- Member Benefits
- Essential Guides
- Essential Park Guide, Winter 2013-14
- 2013 Essential Fall Guide
- Essential Friends + Gateways Magazine
- Friends Groups And Gateway Communities Support Parks
- Friends of Acadia
- Trust For the National Mall
- Gateways To Retirement
- Blue Ridge Parkway Foundation
- Boone's High Country
- Glacier National Park Conservancy
- Best Kept Secrets
- Grand Canyon Association
- Natchez Trace Compact
- High Tech Tools For Parks
- Pigeon Forge, Gateway to Smokies
- West Yellowstone, Gateway to Geysers
- Secret Sleeps
- Yellowstone Park Foundation
- 2012 Essential Friends
- Ensuring Excellence in the National Parks
- Essential Friends: The Flip Book
- Friends of Acadia
- Friends of Big Bend
- Blue Ridge Parkway Foundation
- Friends of Great Smoky Mountains National Park
- Glacier National Park Fund
- Grand Teton National Park Foundation
- Shenandoah National Park Trust
- Yellowstone Park Foundation
"There I Grew Up" – This Park Offers Presidential History in a Unique Package
This park includes a unique visitor center and an excellent living history program, but before it was added to the National Park System, it was primarily known as a memorial to the mother of one of our most famous presidents. Mom still gets plenty of respect, but her son is now the focus in a small park that has lots to offer.
Ask most Americans which state they most associate with Abraham Lincoln, and you'll likely get plenty of votes for Illinois and Kentucky. Reasonable choices, since he was born in Kentucky and went to Washington from Illinois. Lincoln, however, grew up in yet another state. Lincoln Boyhood National Memorial includes the Indiana farm where Abe spent fourteen formative years, and the area is well worth a visit.
You'll find many sites across the country that do a fine job with living history interpretation, but one of my favorites is Lincoln Boyhood. The park is just a few miles south of I-64 in southwestern Indiana, and the best time to visit is from mid-April through September, when the Lincoln Living Historical Farm is in operation.
The re-created pioneer homestead is located on the actual site of the Lincoln family farm, and includes a cabin, outbuildings, split rail fences, farm animals, vegetable and herb gardens and field crops. Rangers in period clothing perform a variety of activities typical of the 1820 era. The farm does not retain any of the original structures from Lincoln's time but was built in an attempt to depict a typical farm of his period in Indiana. It incorporates some of what is known of the Lincoln farm and activities which were a common part of the Lincoln family's daily life.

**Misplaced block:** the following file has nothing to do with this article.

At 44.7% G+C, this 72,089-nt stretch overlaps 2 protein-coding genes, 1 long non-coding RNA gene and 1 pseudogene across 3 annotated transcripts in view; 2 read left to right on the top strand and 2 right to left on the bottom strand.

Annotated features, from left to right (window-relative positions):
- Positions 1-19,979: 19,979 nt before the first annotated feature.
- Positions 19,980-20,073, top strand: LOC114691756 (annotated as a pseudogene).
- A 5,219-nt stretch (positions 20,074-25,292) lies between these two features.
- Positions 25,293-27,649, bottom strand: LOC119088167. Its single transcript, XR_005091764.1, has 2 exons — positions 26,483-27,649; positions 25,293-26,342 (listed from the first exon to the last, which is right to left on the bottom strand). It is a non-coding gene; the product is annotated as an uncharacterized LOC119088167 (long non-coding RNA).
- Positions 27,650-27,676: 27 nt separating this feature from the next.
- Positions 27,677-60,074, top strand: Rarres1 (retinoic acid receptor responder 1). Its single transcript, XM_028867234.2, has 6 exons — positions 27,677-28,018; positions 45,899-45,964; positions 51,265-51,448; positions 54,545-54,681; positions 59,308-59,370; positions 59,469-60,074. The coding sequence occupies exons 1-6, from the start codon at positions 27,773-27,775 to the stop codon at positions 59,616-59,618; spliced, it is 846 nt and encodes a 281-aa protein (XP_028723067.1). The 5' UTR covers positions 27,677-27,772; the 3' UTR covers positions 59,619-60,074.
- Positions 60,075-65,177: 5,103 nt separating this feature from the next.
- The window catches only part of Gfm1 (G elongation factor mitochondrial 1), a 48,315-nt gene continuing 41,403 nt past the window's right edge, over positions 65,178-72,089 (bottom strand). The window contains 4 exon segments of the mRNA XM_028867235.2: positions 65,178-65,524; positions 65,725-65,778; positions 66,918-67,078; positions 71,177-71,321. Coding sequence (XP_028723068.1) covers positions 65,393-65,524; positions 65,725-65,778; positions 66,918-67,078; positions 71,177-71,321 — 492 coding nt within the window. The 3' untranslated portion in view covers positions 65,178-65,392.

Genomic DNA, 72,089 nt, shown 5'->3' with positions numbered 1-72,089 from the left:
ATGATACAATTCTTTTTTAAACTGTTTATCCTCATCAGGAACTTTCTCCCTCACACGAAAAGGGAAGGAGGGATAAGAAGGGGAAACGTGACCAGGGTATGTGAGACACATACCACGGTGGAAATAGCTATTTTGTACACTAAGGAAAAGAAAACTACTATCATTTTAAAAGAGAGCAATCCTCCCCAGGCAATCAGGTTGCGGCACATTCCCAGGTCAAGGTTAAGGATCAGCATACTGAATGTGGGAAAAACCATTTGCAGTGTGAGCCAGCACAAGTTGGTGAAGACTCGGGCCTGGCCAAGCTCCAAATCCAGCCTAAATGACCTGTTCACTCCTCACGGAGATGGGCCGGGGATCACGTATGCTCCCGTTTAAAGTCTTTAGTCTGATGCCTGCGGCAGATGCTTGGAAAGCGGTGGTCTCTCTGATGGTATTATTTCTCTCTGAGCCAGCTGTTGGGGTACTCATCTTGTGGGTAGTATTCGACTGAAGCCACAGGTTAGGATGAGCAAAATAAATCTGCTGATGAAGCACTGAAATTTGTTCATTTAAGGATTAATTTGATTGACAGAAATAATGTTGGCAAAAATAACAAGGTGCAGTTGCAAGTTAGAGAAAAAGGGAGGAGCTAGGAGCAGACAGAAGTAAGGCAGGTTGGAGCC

The Lincoln family moved here from Kentucky in1816, when Abraham was only seven years old. This was still the frontier—Lincoln later described it as "a wild region, with many bears and other wild animals still in the woods."
Here's the land where Abe and his siblings did their lessons by the dim light of a fire, after a long day of chores. Here's the very spot he learned to split rails—and a host of other tasks that were part of carving a farm out of the wilderness. The future president also experienced sadness in this place—his mother, Nancy Hanks Lincoln, died here in 1818—and the nine-year-old boy helped make her crude wooden coffin.
Her final resting place is located in the present park, but despite Lincoln's prominent role in American life, for many years the focus at this site was not on Lincoln, but on his mother.
Until 1879, even Nancy Hanks Lincoln's grave lacked a permanent marker. The property was in private ownership until 1900, when Spencer County purchased 16 acres surrounding the gravesite of Nancy Hanks Lincoln. The celebration of the centennials of Indiana in 1916 and of Spencer County in 1918 finally began to focus attention on the site. By then the original Lincoln cabin was gone.
A 1987 administrative history of the park by NPS historian Jill York O'Bright describes early efforts to commemorate the site:
In 1917 ... members of Spencer County's centennial commission formed a committee to obtain the assistance of older residents of the county in determining the exact location of Thomas Lincoln's cabin. Twenty such residents assembled on the historic Lincoln property on March 12...This group pointed to the site they believed to be correct, and the first shovelful of dirt revealed cobbles and crockery. A marker was erected on the site on April 28, 1917, stating: "Spencer County Memorial to Abraham Lincoln, Who Lived on this Spot from 1816-1830."
Efforts were made to ensure that this location would not be lost again to posterity. The state planned a bronze casting in the shape of the historic cabin sill and hearth, to be surrounded by a stone wall, and the cabin site memorial was eventually completed and installed in 1935.